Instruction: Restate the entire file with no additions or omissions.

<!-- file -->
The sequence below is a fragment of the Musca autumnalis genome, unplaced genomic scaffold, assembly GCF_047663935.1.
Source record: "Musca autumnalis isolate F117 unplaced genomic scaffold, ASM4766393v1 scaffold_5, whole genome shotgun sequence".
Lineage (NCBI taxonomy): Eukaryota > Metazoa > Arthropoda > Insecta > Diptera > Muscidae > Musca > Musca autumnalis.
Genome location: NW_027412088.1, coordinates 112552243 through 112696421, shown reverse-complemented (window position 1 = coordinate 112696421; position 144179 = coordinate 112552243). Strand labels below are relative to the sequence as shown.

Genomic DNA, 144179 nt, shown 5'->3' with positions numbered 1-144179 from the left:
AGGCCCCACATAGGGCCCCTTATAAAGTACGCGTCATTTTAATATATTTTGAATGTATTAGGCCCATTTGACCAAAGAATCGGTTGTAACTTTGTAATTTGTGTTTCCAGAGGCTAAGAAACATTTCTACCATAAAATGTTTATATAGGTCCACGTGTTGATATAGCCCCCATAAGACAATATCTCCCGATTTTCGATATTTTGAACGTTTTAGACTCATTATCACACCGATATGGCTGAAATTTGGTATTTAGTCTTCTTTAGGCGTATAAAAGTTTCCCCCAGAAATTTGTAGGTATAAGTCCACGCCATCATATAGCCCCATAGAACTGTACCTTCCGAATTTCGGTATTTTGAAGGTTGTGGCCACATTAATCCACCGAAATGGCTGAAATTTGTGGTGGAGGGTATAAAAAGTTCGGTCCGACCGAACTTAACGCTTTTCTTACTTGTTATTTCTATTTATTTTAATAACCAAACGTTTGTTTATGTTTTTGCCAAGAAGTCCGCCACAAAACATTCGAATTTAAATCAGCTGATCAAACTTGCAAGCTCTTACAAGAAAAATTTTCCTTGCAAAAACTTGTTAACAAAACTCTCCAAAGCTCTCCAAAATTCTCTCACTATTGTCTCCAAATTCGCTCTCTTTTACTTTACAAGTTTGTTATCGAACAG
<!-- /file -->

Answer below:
The sequence below is a fragment of the Musca autumnalis genome, unplaced genomic scaffold, assembly GCF_047663935.1.
Source record: "Musca autumnalis isolate F117 unplaced genomic scaffold, ASM4766393v1 scaffold_5, whole genome shotgun sequence".
Lineage (NCBI taxonomy): Eukaryota > Metazoa > Arthropoda > Insecta > Diptera > Muscidae > Musca > Musca autumnalis.
Genome location: NW_027412088.1, coordinates 112552243 through 112696421, shown reverse-complemented (window position 1 = coordinate 112696421; position 144179 = coordinate 112552243). Strand labels below are relative to the sequence as shown.

Genomic DNA, 144179 nt, shown 5'->3' with positions numbered 1-144179 from the left:
AGGCCCCACATAGGGCCCCTTATAAAGTACGCGTCATTTTAATATATTTTGAATGTATTAGGCCCATTTGACCAAAGAATCGGTTGTAACTTTGTAATTTGTGTTTCCAGAGGCTAAGAAACATTTCTACCATAAAATGTTTATATAGGTCCACGTGTTGATATAGCCCCCATAAGACAATATCTCCCGATTTTCGATATTTTGAACGTTTTAGACTCATTATCACACCGATATGGCTGAAATTTGGTATTTAGTCTTCTTTAGGCGTATAAAAGTTTCCCCCAGAAATTTGTAGGTATAAGTCCACGCCATCATATAGCCCCATAGAACTGTACCTTCCGAATTTCGGTATTTTGAAGGTTGTGGCCACATTAATCCACCGAAATGGCTGAAATTTGTGGTGGAGGGTATAAAAAGTTCGGTCCGACCGAACTTAACGCTTTTCTTACTTGTTATTTCTATTTATTTTAATAACCAAACGTTTGTTTATGTTTTTGCCAAGAAGTCCGCCACAAAACATTCGAATTTAAATCAGCTGATCAAACTTGCAAGCTCTTACAAGAAAAATTTTCCTTGCAAAAACTTGTTAACAAAACTCTCCAAAGCTCTCCAAAATTCTCTCACTATTGTCTCCAAATTCGCTCTCTTTTACTTTACAAGTTTGTTATCGAACAG